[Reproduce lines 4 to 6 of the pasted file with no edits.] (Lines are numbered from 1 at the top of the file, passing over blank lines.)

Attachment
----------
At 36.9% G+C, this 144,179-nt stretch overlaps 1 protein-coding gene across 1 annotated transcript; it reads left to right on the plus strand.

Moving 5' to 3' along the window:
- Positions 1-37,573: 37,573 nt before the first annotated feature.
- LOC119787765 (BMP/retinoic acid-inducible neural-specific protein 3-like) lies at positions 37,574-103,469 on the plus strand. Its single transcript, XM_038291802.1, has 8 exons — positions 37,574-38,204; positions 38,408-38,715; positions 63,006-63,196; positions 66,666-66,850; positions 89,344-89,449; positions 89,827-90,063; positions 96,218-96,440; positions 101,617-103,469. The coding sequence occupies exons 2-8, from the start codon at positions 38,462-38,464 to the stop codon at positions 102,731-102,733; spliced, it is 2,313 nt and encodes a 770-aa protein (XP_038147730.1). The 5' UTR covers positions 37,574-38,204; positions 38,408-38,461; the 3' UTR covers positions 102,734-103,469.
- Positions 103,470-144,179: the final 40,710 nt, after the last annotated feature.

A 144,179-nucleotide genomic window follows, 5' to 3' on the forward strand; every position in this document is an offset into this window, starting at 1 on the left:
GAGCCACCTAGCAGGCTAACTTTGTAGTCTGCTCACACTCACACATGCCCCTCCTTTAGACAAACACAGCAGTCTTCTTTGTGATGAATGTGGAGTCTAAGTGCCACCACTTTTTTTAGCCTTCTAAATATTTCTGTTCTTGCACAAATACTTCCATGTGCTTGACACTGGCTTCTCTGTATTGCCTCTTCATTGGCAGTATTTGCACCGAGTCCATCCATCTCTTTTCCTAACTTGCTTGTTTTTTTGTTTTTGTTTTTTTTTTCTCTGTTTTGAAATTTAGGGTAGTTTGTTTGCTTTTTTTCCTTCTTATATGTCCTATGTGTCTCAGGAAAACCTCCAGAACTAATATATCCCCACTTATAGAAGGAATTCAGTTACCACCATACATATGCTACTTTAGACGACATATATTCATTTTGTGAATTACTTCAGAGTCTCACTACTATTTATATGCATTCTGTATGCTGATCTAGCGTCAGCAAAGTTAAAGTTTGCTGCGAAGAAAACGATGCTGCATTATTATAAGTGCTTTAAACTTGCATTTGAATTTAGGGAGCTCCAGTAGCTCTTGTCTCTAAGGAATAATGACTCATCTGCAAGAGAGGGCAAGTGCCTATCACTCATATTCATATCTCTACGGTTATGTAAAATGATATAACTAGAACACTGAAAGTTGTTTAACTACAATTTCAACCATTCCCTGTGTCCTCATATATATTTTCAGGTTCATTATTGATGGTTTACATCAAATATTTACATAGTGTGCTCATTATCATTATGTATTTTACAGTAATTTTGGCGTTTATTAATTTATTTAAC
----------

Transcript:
- LOC119787765 (BMP/retinoic acid-inducible neural-specific protein 3-like) lies at positions 37,574-103,469 on the plus strand. Its single transcript, XM_038291802.1, has 8 exons — positions 37,574-38,204; positions 38,408-38,715; positions 63,006-63,196; positions 66,666-66,850; positions 89,344-89,449; positions 89,827-90,063; positions 96,218-96,440; positions 101,617-103,469. The coding sequence occupies exons 2-8, from the start codon at positions 38,462-38,464 to the stop codon at positions 102,731-102,733; spliced, it is 2,313 nt and encodes a 770-aa protein (XP_038147730.1). The 5' UTR covers positions 37,574-38,204; positions 38,408-38,461; the 3' UTR covers positions 102,734-103,469.
- Positions 103,470-144,179: the final 40,710 nt, after the last annotated feature.

A 144,179-nucleotide genomic window follows, 5' to 3' on the forward strand; every position in this document is an offset into this window, starting at 1 on the left: